Sending Anti-Invites

There’s a growing trend in the wedding world, and it needs to stop: sending anti-invites.


Yes, it’s exactly what it sounds like. Instead of sending someone a lovely invitation to the big day, some couples are sending them anti-invitations to let them know that they are not, in fact, invited.


Before you gasp at the cruelty of such an action, you should know that in most cases, there’s no intention of being malicious or causing hurt feelings. On the contrary, couples are sending out these anti-invites as a way to avoid the awkwardness that can come from planning a wedding on a budget (and therefore having smaller venues, less money for food, etc.).


But while it may seem a thoughtful gesture to let friends know they were on your mind, it holds the potential to be far more destructive. Sending an anti-invite essentially means that this friend didn’t make the “cut” or wasn’t quite important enough to be invited. And while that may be true in a way, is it really necessary to announce that to them?


Most people these days understand the concept of being on a budget and wanting to have an intimate gathering for our big day. I don’t expect a college friend from years ago to invite me to her wedding when it’s been years since we last met. We might still be friendly, and while I might be happy for her successes in life, I understand when I’m not invited.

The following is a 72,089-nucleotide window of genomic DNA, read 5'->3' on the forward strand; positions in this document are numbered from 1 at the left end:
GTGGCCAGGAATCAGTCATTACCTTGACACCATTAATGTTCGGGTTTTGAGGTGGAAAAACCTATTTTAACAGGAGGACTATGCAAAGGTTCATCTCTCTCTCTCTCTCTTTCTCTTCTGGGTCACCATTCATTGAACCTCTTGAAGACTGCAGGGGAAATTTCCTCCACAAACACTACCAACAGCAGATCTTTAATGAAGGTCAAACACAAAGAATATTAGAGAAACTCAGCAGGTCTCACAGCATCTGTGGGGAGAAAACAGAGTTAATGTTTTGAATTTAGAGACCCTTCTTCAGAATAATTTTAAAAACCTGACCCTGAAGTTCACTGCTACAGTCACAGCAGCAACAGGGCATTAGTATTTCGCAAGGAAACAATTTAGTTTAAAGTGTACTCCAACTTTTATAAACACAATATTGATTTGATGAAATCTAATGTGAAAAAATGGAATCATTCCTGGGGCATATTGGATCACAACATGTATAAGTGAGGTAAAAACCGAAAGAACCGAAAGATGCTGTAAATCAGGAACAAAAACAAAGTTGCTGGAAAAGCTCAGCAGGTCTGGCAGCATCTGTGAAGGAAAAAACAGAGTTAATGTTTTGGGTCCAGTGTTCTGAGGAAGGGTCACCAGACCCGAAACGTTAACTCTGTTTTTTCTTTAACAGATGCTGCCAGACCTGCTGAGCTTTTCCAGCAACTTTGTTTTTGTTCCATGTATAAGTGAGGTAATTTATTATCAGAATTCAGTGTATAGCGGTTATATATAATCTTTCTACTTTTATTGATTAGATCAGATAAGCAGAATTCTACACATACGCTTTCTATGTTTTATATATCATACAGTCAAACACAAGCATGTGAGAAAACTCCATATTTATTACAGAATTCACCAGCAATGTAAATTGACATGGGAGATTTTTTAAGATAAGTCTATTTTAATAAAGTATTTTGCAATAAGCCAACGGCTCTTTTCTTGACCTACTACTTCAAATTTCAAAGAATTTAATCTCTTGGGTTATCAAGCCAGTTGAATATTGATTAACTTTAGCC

Past the fact that it’s unnecessary, sending out anti-invites just seems like a gateway drug for other unnecessary non-invitations. Many people share details of their daily lives via social media, like posting pictures of sonograms when they get pregnant, birthday celebrations, bachelor(ette) parties, weddings, and more.


We get a raise, we post about it. We have a party, we post about it. These events could all cause potential hurt feelings for those not invited. So should we send out anti-invites for them as well? Where do the anti-invites stop if more and more people send them out for their weddings?


Sending out anti-invites only serves to let friends know they are on the “B-list” or not as important as others, and that could cause resentment for years to come.


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